Gonadotropin-releasing hormone modulator
|Gonadotropin-releasing hormone modulator|
|Synonyms||GnRH receptor modulator; GnRH analogue; GnRH agonist; GnRH antagonist|
|Use||Infertility; Prostate cancer; Precocious puberty; Breast cancer; Endometriosis; Uterine fibroids; Transgender people|
|Biological target||GnRH receptor|
|Chemical class||Peptide; Small-molecule (non-peptide)|
A GnRH modulator, or GnRH receptor modulator, is a type of medication which modulates the GnRH receptor, the biological target of the hypothalamic hormone gonadotropin-releasing hormone (GnRH). They include GnRH agonists and GnRH antagonists. These medications may be GnRH analogues like leuprorelin and cetrorelix – peptides that are structurally related to GnRH – or small-molecules like elagolix, which are structurally distinct from GnRH analogues.
GnRH modulators affect the secretion of the gonadotropins, luteinizing hormone (LH) and follicle-stimulating hormone (FSH), which in turn affects the gonads, influencing their function and hence fertility as well as the production of sex steroids, including that of estradiol and progesterone in women and of testosterone in men. As such, GnRH modulators can also be described as progonadotropic or antigonadotropic, depending on whether they act to increase or decrease gonadotropins.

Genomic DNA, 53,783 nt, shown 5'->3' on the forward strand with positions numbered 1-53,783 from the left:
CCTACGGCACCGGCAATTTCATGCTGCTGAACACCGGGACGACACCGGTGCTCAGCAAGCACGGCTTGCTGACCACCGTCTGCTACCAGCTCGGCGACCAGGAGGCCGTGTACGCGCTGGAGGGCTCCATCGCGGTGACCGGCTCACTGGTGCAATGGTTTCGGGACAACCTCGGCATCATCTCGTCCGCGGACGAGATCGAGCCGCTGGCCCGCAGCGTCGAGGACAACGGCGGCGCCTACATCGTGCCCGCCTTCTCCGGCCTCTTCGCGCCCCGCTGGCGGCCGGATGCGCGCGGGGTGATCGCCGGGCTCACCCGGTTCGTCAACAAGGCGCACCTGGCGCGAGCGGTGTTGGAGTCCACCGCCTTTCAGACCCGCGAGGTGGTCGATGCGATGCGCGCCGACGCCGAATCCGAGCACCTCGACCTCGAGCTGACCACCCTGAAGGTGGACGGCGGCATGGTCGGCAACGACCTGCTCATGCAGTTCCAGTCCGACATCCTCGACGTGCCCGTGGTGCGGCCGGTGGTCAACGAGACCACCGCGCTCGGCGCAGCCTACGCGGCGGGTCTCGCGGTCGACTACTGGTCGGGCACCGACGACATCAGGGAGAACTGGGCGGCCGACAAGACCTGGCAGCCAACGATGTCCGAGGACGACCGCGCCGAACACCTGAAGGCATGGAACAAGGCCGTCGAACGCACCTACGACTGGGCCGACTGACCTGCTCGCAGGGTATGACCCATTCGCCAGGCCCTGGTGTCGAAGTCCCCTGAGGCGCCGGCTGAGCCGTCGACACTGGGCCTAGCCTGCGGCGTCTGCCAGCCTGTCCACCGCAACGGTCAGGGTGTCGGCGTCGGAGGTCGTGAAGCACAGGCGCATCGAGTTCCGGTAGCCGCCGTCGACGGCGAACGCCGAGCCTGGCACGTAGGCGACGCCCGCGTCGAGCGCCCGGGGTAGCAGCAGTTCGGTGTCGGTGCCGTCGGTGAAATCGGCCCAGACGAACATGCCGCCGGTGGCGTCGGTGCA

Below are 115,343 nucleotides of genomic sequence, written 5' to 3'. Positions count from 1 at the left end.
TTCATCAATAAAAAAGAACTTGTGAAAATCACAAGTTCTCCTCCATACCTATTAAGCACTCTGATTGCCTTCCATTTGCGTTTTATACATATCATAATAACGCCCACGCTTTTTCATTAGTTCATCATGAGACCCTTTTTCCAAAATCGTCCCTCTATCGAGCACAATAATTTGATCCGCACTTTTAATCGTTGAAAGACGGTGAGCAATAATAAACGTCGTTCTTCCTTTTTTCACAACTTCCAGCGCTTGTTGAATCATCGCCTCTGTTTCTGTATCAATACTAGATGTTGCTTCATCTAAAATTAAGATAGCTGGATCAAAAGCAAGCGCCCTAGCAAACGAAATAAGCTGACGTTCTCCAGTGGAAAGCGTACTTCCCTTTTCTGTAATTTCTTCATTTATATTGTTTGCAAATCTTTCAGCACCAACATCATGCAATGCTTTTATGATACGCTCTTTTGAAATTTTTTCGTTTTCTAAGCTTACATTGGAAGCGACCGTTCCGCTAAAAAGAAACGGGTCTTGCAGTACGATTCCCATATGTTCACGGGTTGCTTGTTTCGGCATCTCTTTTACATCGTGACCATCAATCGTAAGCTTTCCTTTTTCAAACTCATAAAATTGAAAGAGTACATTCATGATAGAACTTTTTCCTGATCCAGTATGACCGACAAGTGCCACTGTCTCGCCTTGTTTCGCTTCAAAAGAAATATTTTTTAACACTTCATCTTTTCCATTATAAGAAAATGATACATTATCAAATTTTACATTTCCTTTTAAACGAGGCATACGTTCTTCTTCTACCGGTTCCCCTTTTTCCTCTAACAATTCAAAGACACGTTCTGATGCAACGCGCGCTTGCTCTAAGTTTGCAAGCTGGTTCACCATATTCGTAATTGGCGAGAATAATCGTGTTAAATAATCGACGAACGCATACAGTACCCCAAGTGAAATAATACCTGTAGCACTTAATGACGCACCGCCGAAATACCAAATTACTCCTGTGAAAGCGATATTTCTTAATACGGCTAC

a = Under development; not yet marketed.
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- Catherine Racowsky; Peter N. Schlegel; Bart C.J.M. Fauser; Douglas Carrell (7 June 2011). Biennial Review of Infertility. Springer Science & Business Media. pp. 80–. ISBN 978-1-4419-8456-2.